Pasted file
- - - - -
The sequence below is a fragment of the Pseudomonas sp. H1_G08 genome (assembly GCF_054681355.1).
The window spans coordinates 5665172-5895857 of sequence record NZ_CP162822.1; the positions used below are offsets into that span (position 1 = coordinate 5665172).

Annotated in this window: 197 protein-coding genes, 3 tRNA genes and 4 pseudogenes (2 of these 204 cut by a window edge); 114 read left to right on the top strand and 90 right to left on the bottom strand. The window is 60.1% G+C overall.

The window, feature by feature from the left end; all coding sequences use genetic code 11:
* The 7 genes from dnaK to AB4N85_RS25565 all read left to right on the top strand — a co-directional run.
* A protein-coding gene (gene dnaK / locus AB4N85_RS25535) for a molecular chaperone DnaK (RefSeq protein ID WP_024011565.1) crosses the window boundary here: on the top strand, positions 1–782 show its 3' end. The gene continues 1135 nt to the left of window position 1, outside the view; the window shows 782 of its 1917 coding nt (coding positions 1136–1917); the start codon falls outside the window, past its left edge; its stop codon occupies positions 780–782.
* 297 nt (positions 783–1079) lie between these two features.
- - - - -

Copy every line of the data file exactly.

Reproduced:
The sequence below is a fragment of the Pseudomonas sp. H1_G08 genome (assembly GCF_054681355.1).
The window spans coordinates 5665172-5895857 of sequence record NZ_CP162822.1; the positions used below are offsets into that span (position 1 = coordinate 5665172).

Annotated in this window: 197 protein-coding genes, 3 tRNA genes and 4 pseudogenes (2 of these 204 cut by a window edge); 114 read left to right on the top strand and 90 right to left on the bottom strand. The window is 60.1% G+C overall.

The window, feature by feature from the left end; all coding sequences use genetic code 11:
* The 7 genes from dnaK to AB4N85_RS25565 all read left to right on the top strand — a co-directional run.
* A protein-coding gene (gene dnaK / locus AB4N85_RS25535) for a molecular chaperone DnaK (RefSeq protein ID WP_024011565.1) crosses the window boundary here: on the top strand, positions 1–782 show its 3' end. The gene continues 1135 nt to the left of window position 1, outside the view; the window shows 782 of its 1917 coding nt (coding positions 1136–1917); the start codon falls outside the window, past its left edge; its stop codon occupies positions 780–782.
* 297 nt (positions 783–1079) lie between these two features.